Archive for July, 2012|Monthly archive page
As smart as we humans consider ourselves to be, we can be remarkably short-sighted or inconsiderate of the effects of our beliefs or actions. Antibiotics have saved countless lives and I consider myself among the lucky in history to have lived in an age during which we have access to them. But we have also learned that unless we use them judiciously, the fall out of resistant bacteria is very real and can be deadly. Yet for many, including, surprisingly, doctors, they continue to be misused.
When I meet trainers or dogs owners who believe that dogs need to be dominated in order to be appropriate pets I rarely doubt that they enjoy having dogs in their lives. However the perpetuation of the myth that dogs need to be ‘shown their place’ in the household pack hierarchy may have had serious consequences for breeds of dogs some trainers and advocates have specifically targeted for image improvement. This impact goes beyond the routine effect on a dog who has been ‘dominated’ displaying increased fear and aggression. That alone should be enough to reconsider the practice.
Touting the concept that dogs are inclined to seek a higher status in their relationships with people, including displaying aggression to do it, is scary. Growling, used by dogs to indicate that they want to maintain or increase their personal space, which may include food, locations or toys, is upsetting enough that many pet owners and trainers will punish a dog for it. It scares us. It scares us even more if we believe that it is a rung on the ladder up to domination. ‘Nip it in the bud’ is the tactic employed by many, and can have unintended consequences. Stopping growling does not necessarily stop the preference the dog has for being left alone, anymore than if I was punished for asking the fellow standing next to me on the subway to stop touching me, means I welcome his behavior because I’m afraid to speak up about it.
As sophisticated as humans are we are still ‘animals’ and have retained many of the responses that kept us alive long enough to evolve and achieve our own level of global domination (germs and cockroaches aside). We are as concerned about being attacked as the next fellow mortal regardless of how many limbs they use to walk, or whether they swim or fly. When we incorporated the myth that status seeking in dogs is a powerful enough desire that they are willing to attack and kill humans to get it, red lights started flashing in the parts of our brains that respond to immediate threats which affect our survival. This unfortunately has led to less use of the parts of our brains that are capable of critical thinking.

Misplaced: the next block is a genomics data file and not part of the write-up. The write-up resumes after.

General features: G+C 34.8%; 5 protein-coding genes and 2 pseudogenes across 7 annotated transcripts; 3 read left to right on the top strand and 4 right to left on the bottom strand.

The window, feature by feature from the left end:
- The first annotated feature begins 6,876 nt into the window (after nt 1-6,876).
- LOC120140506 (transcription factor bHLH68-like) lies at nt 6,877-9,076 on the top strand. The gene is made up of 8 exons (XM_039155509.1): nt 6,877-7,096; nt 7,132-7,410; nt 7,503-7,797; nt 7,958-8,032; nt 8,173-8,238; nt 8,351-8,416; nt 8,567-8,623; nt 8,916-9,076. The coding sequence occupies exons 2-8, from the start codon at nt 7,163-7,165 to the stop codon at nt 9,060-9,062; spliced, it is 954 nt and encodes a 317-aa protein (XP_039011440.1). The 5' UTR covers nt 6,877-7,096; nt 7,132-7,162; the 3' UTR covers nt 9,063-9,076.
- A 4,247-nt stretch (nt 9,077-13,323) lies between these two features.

There is plenty of information, provided by biologists, ethologists, behaviorists, and writers, far more skilled than I, to include the research done on both wolves and dogs which indicates that both animals interact within a system that promotes cooperation far more than it does conflict, especially conflict which might lead to grievous bodily harm, in this post. I welcome readers to include links to that information in comments. My goal for this post is not to address that, but rather to suggest that when you convince people that dogs need an ‘alpha’ or ‘pack leader’ in order to be a safe, ‘balanced’ pet you instill a level of fear in people about dogs which may have led to the increase in breed specific legislation and heightened laws regarding which dogs communities feel safe having in them.
I have rarely doubted that trainers like Cesar Millan and others who follow his ‘premises’ about the relationship between people and dogs, like and love dogs, but the unintended consequences of maintaining the ‘alpha’ and pack leader paradigm, including practices and handling techniques which can increase aggression, may be proving to be deadly to the very dogs they claim to care about.
Strolling a beach who can help but be pleased to find a piece of sanded smooth seaglass? With the sharp edges worn down to safety they are tiny treasures used to make jewelry. Bathrooms around the world contain baskets of the stuff gathered during vacations and holidays. Even with their shiny surface blurred by abrasion we rarely resist the urge to put a piece in our pocket.
As I pick up stones to toss into the lake for my dogs I set aside ones rounded to lozenge-shaped smoothness. My childhood friends and I would covet these kinds of rocks, sharing them with special friends the way teenagers now share friendship bracelets or rings. What is it about these stones that, even as an adult, I find irresistible? Why is something that was once irregular with sharp edges, more appealing now that it has been tumbled and had those edges refined?
Sunny is my seaglass. Once he might have been considered by many to be a broken shard, without worth, destined for the trash heap. But with his edges smoothed he’s one of my most valued treasures. A rare piece of red or blue glass that has put in its time tumbling in the sand and ended up all the more beautiful for it.